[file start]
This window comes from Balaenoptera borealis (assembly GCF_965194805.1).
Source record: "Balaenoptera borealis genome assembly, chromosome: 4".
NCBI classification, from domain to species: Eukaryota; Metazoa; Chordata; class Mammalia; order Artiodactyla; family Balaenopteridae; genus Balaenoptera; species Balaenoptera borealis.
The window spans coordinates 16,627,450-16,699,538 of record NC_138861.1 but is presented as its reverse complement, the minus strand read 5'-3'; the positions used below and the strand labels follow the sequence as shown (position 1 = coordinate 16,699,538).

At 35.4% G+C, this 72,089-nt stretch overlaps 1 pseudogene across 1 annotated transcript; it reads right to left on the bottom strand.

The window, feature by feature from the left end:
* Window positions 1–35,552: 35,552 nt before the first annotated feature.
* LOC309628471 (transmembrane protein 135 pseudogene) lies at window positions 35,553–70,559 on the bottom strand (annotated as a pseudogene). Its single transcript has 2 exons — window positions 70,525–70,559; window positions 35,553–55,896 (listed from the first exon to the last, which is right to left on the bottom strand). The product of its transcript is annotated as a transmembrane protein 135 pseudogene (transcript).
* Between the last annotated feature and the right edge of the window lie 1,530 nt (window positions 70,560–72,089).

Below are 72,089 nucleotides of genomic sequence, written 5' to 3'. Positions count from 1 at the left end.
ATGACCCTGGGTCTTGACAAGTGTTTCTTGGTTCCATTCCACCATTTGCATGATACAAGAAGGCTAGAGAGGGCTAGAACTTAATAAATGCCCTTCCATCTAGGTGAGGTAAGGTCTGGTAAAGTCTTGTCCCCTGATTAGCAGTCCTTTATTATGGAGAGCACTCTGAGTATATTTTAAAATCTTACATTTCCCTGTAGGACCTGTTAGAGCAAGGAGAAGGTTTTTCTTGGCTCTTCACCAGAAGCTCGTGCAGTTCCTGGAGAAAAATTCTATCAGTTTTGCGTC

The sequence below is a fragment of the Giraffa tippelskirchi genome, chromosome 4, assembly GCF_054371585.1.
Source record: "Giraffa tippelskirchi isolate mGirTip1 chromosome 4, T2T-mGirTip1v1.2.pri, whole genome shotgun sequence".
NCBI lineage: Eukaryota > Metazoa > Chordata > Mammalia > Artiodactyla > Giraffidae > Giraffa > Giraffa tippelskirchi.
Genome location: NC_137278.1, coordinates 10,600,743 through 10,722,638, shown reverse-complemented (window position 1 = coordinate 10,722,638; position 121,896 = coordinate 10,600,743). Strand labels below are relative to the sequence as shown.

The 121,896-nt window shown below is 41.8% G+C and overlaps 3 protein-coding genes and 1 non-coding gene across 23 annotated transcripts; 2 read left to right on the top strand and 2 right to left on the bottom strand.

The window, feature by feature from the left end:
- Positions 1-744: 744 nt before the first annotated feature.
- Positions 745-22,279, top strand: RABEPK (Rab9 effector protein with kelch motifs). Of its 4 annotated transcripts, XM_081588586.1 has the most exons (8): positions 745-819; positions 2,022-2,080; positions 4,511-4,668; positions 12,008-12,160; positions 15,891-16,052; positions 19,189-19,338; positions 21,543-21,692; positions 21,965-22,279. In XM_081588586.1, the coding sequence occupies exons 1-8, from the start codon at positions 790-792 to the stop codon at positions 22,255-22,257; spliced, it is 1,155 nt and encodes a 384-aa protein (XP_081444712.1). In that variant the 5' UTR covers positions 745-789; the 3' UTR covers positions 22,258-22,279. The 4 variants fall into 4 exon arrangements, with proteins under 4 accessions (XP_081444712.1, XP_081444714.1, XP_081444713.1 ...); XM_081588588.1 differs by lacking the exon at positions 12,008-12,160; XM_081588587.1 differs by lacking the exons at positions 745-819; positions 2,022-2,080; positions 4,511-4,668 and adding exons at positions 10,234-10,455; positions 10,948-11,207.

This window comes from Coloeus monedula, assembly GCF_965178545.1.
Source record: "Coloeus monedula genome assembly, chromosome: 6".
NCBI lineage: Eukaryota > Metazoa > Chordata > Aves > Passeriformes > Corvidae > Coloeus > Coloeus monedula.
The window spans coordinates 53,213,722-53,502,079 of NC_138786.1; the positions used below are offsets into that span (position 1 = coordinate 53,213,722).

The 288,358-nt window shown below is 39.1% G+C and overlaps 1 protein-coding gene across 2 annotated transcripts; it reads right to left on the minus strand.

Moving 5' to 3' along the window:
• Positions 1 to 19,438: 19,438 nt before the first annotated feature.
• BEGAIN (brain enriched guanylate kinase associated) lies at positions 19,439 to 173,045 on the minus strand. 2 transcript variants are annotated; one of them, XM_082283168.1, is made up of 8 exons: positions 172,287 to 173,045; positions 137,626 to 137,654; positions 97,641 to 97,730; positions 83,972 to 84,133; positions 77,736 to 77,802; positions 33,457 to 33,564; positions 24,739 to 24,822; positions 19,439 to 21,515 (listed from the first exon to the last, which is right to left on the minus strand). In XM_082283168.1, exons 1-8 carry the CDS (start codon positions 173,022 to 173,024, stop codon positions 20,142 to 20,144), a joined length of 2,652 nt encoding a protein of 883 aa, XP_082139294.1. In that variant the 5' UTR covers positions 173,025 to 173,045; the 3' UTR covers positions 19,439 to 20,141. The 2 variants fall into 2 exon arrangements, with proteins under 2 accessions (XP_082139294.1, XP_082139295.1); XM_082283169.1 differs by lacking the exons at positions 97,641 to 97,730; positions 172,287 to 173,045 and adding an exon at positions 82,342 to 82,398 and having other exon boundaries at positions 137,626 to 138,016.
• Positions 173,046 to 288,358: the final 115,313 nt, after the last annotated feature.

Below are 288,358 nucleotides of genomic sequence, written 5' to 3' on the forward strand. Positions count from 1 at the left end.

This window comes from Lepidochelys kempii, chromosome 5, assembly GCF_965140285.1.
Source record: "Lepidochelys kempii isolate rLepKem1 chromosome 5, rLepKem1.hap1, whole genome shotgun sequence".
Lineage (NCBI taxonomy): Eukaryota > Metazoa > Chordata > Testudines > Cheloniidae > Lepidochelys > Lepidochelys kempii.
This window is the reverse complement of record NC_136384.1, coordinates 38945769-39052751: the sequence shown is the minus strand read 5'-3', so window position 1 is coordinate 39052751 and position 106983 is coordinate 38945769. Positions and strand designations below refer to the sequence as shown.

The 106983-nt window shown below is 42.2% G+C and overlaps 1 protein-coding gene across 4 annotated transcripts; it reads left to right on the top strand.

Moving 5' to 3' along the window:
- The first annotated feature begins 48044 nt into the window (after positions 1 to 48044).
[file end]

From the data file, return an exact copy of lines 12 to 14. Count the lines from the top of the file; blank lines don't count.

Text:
The sequence below is a fragment of the Giraffa tippelskirchi genome, chromosome 4, assembly GCF_054371585.1.
Source record: "Giraffa tippelskirchi isolate mGirTip1 chromosome 4, T2T-mGirTip1v1.2.pri, whole genome shotgun sequence".
NCBI lineage: Eukaryota > Metazoa > Chordata > Mammalia > Artiodactyla > Giraffidae > Giraffa > Giraffa tippelskirchi.